Combine the chocolate chips, 2/3 cup whipping cream, corn syrup and 1 teaspoon vanilla in a microwave-safe bowl.  Heat in the microwave on medium until the chocolate softens, approximately 3 minutes.  Whisk the chocolate mixture until it is smooth.  Spread about 3/4 of the mixture over the bottom of the graham cracker crust,  It will be about 1/4 inch thick.  Refrigerate the remaining chocolate mixture, and place the crust with the chocolate in the freezer for 10 minutes.

Using the paddle attachment, mix the peanut butter, powdered sugar, and remaining 1 teaspoon vanilla in a small bowl of an electric mixer until smooth.  Set aside.  In a separate larger bowl, beat the remaining 1 cup whipping cream and 2 TB sugar until thick but not holding peaks.  Fold into the peanut butter mixture in 3 additions.  Gently spoon the peanut butter mousse over the chocolate layer in the pie.  Chill for at least 1 hour, up to 1 day.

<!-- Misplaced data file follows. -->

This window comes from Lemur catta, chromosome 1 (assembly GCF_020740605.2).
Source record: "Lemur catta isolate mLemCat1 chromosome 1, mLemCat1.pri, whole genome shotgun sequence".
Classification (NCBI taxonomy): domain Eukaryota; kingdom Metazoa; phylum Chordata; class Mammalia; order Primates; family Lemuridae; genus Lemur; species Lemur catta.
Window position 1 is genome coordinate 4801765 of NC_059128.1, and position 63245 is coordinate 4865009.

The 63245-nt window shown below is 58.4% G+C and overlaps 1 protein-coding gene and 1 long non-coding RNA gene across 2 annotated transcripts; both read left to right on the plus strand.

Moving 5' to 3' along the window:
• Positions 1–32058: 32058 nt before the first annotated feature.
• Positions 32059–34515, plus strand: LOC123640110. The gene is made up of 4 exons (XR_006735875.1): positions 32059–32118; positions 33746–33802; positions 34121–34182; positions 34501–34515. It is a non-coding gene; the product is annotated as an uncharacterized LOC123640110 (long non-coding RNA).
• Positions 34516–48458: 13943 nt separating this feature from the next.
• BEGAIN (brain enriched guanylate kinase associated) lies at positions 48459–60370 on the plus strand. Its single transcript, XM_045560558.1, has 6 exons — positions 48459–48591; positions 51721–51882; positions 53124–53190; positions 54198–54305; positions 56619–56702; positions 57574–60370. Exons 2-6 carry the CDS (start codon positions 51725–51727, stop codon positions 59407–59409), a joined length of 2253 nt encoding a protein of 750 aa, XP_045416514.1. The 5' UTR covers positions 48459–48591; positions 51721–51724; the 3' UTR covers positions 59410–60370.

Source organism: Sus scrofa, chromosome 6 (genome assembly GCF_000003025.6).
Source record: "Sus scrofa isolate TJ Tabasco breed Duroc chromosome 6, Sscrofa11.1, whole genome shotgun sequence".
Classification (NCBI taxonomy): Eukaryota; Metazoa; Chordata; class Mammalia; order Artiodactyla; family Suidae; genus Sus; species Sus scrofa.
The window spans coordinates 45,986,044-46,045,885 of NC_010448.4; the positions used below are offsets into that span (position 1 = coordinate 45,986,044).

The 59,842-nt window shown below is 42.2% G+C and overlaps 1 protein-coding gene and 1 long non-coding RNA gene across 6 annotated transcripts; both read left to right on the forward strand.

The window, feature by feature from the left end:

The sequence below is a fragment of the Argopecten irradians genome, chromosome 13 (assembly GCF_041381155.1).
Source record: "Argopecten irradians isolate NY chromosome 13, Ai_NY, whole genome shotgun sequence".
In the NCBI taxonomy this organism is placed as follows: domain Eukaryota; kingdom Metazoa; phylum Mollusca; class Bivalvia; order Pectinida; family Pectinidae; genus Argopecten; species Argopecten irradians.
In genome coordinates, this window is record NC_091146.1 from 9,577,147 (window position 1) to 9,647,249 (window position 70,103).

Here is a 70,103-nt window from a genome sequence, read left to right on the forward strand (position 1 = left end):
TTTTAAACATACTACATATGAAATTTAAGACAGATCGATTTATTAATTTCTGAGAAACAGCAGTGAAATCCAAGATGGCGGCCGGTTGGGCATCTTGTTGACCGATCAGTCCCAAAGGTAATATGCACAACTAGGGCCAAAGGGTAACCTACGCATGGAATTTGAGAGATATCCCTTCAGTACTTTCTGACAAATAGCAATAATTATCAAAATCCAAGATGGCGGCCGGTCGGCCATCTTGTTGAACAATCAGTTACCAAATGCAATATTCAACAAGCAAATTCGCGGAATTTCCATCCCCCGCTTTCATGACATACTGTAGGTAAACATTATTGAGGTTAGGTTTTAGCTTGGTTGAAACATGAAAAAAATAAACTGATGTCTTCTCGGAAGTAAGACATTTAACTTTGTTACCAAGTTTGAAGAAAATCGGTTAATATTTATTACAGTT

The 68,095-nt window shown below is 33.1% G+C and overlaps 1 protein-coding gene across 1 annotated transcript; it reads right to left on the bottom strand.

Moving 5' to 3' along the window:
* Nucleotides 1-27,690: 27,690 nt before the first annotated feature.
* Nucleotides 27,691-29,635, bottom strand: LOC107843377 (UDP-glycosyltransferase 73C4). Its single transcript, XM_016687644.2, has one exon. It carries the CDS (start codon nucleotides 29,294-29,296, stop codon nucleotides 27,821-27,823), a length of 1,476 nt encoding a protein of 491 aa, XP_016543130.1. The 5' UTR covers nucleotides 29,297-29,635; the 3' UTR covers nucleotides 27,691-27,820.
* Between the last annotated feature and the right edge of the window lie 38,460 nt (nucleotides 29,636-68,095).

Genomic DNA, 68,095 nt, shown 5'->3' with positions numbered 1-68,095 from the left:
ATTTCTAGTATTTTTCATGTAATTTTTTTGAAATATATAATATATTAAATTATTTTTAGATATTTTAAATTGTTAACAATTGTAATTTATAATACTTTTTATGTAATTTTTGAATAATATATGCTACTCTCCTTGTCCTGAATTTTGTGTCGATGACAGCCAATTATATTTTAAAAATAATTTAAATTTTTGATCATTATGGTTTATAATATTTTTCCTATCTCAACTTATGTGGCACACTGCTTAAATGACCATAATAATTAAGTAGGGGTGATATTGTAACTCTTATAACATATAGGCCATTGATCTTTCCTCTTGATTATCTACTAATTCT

Before serving, gently heat the remaining chocolate syrup and drizzle over the top of the pie.  
Printable Recipe

 Super awesome big brother!

It was fun surprising C with his pie!  I hope it helped to make his birthday extra special!

Tuesday, January 13, 2015

TWD: Baking Chez Moi - Granola Energy Bars

Today's recipe for Baking Chez Moi is Granola Energy Bars.  I was especially interested to try this recipe, as I have long searched out recipes for CRUNCHY homemade granola bars.  I recently found one recipe that I like, but am always up to try another.  This recipe uses a different ingredient - brown rice syrup, for binding.  This is the trouble with most homemade granola bars - they  just are not crunchy.  Dorie claims that brown rice syrup will do the trick and guess what?  She is right!  (As if we are surprised!!)  Though my regular grocery store did not carry brown rice syrup (What??  Devastated, truly devastated), I was able to find some at a more "natural" supermarket.